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News Story:

Women entrepreneurs’ success

 

Influence of gender roles in marriage on women entrepreneurs’ success
 
Grenoble Ecole de Management (GEM) professor Séverine Le Loarne’s latest research draws a striking parallel between a woman’s success as an entrepreneur and the perception of gender roles in her marriage.
 
GEM researcher Séverine Le Loarne believes that the relatively low number of women entrepreneurs is tied to deeply-rooted gender stereotypes and whether or not these stereotypes are shared by both partners in the marriage.
 
Le Loarne’s research identifies four configurations for gender stereotypes within the marriage and describes how each influences women entrepreneurs’ success.
 
 
Couples in which both partners believe in gender equality: success guaranteed
"In this case, a woman entrepreneur benefits from the support of her husband across the board, since both partners hold the same view of each other’s roles, both at home and in the business world. Women entrepreneurs in couples like this tend to thrive! The venture often brings in money, creates job, attracts investors, and generally succeeds,” explains Le Loarne.
 
Couples in which both partners believe in traditional gender roles: limited success
From an entrepreneurship point of view, the woman’s business tends to survive, but remains a single-employee venture and does not generate substantial revenue. "The woman sees her business as a sideline to her private life, and chooses not to make it a priority. She is above all seeking career fulfillment. Her husband supports her in this since her business does not impinge on ‘running the household’ in the broad sense of the term, and the couple continues to live in harmony.”
 
The woman believes in traditional gender roles and the man believes in gender equality: the marriage comes first
This situation is similar to the previous one. The woman considers her business a subsidiary activity, and a source of career fulfillment. She remains the business’ only employee and tends not to develop the business. Her husband supports her efforts unconditionally, since her entrepreneurial activity echoes the modern image he has of her.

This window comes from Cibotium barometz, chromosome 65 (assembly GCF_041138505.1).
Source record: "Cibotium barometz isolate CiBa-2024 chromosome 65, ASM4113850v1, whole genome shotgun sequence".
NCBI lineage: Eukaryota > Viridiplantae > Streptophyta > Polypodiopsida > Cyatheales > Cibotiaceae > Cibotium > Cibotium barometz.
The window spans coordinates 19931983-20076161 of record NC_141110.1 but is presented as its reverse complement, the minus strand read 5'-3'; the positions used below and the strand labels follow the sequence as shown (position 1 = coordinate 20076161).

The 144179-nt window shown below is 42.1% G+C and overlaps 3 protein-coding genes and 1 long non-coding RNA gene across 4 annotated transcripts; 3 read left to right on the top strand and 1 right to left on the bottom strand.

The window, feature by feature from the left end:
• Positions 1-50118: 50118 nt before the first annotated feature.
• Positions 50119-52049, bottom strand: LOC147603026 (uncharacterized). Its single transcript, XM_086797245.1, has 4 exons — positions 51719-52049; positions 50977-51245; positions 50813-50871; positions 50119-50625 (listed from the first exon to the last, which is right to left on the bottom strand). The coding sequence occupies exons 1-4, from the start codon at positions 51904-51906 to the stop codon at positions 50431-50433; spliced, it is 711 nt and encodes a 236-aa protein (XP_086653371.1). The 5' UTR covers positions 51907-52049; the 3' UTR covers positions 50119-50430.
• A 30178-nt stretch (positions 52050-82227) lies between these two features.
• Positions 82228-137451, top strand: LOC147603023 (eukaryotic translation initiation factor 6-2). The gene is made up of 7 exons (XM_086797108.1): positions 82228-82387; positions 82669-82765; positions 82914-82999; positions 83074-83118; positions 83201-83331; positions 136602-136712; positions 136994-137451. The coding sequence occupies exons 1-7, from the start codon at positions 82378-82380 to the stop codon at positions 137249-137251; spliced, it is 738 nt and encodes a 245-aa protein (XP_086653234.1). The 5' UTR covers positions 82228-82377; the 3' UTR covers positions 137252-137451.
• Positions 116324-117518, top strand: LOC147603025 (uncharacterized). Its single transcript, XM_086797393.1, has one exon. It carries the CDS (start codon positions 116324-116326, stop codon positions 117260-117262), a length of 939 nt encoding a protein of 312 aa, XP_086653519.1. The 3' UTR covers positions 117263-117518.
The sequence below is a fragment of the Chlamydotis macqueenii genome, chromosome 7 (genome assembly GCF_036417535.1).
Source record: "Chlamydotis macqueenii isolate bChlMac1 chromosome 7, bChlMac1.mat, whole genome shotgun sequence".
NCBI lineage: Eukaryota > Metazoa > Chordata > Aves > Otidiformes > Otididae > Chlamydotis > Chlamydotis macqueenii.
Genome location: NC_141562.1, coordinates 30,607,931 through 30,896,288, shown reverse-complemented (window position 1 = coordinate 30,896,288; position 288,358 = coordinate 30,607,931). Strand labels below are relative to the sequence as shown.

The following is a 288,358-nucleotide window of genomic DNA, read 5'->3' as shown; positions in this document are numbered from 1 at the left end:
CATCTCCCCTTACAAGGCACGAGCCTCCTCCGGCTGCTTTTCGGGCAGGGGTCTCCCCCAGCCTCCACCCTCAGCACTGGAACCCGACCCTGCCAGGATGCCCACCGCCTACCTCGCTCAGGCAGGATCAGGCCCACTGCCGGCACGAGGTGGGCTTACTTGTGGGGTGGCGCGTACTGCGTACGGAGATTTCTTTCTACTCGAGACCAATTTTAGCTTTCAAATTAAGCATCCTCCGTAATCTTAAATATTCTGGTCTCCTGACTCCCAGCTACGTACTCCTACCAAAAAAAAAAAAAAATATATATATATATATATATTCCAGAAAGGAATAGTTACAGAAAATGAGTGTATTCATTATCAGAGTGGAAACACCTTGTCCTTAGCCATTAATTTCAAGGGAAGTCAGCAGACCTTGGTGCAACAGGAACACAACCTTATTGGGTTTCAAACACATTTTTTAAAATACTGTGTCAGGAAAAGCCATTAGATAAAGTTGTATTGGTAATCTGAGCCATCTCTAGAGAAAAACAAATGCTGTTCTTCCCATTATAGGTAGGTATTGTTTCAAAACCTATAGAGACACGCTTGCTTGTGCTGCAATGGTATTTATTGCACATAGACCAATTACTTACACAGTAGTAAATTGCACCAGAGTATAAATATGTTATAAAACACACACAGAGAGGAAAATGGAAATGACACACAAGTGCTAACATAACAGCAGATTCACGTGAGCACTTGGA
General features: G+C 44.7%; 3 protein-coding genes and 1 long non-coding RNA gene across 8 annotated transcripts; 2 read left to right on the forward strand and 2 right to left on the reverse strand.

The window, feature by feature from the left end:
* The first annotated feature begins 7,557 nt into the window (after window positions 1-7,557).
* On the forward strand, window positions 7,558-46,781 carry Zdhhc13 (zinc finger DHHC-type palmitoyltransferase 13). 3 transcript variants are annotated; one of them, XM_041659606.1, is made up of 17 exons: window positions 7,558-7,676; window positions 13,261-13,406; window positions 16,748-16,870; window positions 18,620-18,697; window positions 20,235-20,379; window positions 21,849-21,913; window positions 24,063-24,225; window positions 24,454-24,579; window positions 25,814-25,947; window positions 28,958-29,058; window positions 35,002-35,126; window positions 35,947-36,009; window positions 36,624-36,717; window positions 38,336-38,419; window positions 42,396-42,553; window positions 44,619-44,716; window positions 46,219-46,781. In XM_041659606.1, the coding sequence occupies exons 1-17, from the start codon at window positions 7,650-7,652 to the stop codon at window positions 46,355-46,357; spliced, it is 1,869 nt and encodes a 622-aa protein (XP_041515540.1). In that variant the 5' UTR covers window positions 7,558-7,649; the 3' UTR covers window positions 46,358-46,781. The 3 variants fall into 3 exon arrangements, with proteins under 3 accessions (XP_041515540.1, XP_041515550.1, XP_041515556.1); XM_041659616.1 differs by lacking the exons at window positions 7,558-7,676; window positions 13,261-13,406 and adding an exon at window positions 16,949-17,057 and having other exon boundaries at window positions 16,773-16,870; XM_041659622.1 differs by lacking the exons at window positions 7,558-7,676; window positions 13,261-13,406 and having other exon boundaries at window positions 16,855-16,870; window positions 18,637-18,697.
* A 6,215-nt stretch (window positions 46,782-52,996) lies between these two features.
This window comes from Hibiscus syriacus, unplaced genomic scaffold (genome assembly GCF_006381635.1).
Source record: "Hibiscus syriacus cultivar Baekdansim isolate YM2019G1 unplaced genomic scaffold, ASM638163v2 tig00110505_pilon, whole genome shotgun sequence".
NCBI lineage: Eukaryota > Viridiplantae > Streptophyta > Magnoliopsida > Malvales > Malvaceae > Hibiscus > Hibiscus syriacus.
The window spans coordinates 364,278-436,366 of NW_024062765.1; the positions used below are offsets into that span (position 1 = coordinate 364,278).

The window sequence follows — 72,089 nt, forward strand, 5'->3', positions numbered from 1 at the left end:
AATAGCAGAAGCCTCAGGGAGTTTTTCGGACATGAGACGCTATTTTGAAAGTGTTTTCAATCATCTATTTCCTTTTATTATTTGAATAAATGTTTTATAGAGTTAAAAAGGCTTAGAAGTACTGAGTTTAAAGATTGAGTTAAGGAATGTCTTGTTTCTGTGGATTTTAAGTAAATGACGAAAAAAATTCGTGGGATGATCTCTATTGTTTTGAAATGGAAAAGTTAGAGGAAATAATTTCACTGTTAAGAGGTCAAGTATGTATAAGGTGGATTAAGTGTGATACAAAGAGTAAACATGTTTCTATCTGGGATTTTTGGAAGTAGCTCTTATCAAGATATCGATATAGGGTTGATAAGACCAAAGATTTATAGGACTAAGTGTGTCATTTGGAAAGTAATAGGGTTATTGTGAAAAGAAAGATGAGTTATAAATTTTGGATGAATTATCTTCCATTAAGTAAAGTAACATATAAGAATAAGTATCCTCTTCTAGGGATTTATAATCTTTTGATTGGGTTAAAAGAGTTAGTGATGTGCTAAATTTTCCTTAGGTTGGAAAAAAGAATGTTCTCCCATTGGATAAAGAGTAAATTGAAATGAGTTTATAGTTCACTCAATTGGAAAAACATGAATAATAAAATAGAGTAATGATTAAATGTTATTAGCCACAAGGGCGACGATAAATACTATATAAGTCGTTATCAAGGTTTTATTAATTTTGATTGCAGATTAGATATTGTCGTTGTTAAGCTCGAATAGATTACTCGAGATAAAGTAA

The woman believes in gender equality and the man believes in traditional gender roles: prepare for growing pains
The woman’s business takes off, creates jobs, brings in good revenue, or attracts investors. But, because the partners do not share the same beliefs about gender roles, the marriage suffers from the woman’s success. "In this case, the husband does not give the support his entrepreneur wife hopes for, and the business only makes any existing tensions in the marriage worse,” says Le Loarne.
 
The findings shed light on a unique feature of women entrepreneurs, which is that they do not separate family life from business life. Women entrepreneurs do not target performance specifically but rather self-fulfillment through their business. Which is why Le Loarne seriously questions the "current concept of entrepreneurial success, which is seen exclusively from the point of view of financial performance and job creation. Just like community-based and cooperative businesses, businesses run by women offer an alternative perspective, and policymakers should take inspiration from this and foster the development of female-owned businesses.”
 
 
About Séverine Le Loarne
Séverine Le Loarne is a professor of innovation management at Grenoble Ecole de Management (international business school based in France) and an independent business director. She specializes in the impact of social constraints on business start-ups by individuals, and is currently researching businesses run by women. She has written a number of textbooks (including Manager l'innovation [Managing Innovation] published by Pearson) and is also co-author of the book Femme et entrepreneur, c'est possible ! (Yes, Women Can Start Businesses, Too!) also published by Pearson.
Her research on the role of marriage and the husband’s support in women entrepreneurship focused on a sample of twelve couples in which the woman is the entrepreneur (i.e., she runs a business that she has either created or taken over). The sample consists of couples living in the four Scandinavian countries.
 
Grenoble Ecole de Management